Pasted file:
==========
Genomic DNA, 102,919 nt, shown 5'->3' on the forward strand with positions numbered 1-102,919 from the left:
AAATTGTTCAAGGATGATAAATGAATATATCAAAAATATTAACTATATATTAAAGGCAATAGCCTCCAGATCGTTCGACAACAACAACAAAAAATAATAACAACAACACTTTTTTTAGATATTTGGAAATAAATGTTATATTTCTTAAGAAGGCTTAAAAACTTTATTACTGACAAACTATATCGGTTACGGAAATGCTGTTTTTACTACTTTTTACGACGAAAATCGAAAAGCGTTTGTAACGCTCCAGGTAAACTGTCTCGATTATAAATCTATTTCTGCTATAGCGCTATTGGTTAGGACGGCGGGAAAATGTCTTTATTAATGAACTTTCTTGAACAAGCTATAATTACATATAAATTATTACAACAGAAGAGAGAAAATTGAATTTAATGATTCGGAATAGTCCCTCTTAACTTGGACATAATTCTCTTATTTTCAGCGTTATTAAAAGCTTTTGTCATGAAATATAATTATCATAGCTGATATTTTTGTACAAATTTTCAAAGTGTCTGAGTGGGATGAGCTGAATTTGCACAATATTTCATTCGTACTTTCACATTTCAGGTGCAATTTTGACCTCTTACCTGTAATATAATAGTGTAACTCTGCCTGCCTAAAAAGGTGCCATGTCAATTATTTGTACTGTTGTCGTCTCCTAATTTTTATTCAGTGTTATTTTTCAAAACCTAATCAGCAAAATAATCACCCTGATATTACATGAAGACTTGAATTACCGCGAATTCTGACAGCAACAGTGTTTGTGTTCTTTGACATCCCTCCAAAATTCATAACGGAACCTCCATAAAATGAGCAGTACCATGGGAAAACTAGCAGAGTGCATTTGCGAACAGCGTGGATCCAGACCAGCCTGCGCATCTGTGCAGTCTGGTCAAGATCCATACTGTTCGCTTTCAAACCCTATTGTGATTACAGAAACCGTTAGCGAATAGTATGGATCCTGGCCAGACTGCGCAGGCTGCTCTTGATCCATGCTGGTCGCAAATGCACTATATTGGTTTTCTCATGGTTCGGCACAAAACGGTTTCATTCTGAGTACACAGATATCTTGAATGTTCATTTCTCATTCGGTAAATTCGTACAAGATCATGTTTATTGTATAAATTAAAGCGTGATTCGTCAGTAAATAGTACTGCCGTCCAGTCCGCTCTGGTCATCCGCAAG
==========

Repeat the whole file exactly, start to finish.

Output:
Genomic DNA, 102,919 nt, shown 5'->3' on the forward strand with positions numbered 1-102,919 from the left:
AAATTGTTCAAGGATGATAAATGAATATATCAAAAATATTAACTATATATTAAAGGCAATAGCCTCCAGATCGTTCGACAACAACAACAAAAAATAATAACAACAACACTTTTTTTAGATATTTGGAAATAAATGTTATATTTCTTAAGAAGGCTTAAAAACTTTATTACTGACAAACTATATCGGTTACGGAAATGCTGTTTTTACTACTTTTTACGACGAAAATCGAAAAGCGTTTGTAACGCTCCAGGTAAACTGTCTCGATTATAAATCTATTTCTGCTATAGCGCTATTGGTTAGGACGGCGGGAAAATGTCTTTATTAATGAACTTTCTTGAACAAGCTATAATTACATATAAATTATTACAACAGAAGAGAGAAAATTGAATTTAATGATTCGGAATAGTCCCTCTTAACTTGGACATAATTCTCTTATTTTCAGCGTTATTAAAAGCTTTTGTCATGAAATATAATTATCATAGCTGATATTTTTGTACAAATTTTCAAAGTGTCTGAGTGGGATGAGCTGAATTTGCACAATATTTCATTCGTACTTTCACATTTCAGGTGCAATTTTGACCTCTTACCTGTAATATAATAGTGTAACTCTGCCTGCCTAAAAAGGTGCCATGTCAATTATTTGTACTGTTGTCGTCTCCTAATTTTTATTCAGTGTTATTTTTCAAAACCTAATCAGCAAAATAATCACCCTGATATTACATGAAGACTTGAATTACCGCGAATTCTGACAGCAACAGTGTTTGTGTTCTTTGACATCCCTCCAAAATTCATAACGGAACCTCCATAAAATGAGCAGTACCATGGGAAAACTAGCAGAGTGCATTTGCGAACAGCGTGGATCCAGACCAGCCTGCGCATCTGTGCAGTCTGGTCAAGATCCATACTGTTCGCTTTCAAACCCTATTGTGATTACAGAAACCGTTAGCGAATAGTATGGATCCTGGCCAGACTGCGCAGGCTGCTCTTGATCCATGCTGGTCGCAAATGCACTATATTGGTTTTCTCATGGTTCGGCACAAAACGGTTTCATTCTGAGTACACAGATATCTTGAATGTTCATTTCTCATTCGGTAAATTCGTACAAGATCATGTTTATTGTATAAATTAAAGCGTGATTCGTCAGTAAATAGTACTGCCGTCCAGTCCGCTCTGGTCATCCGCAAG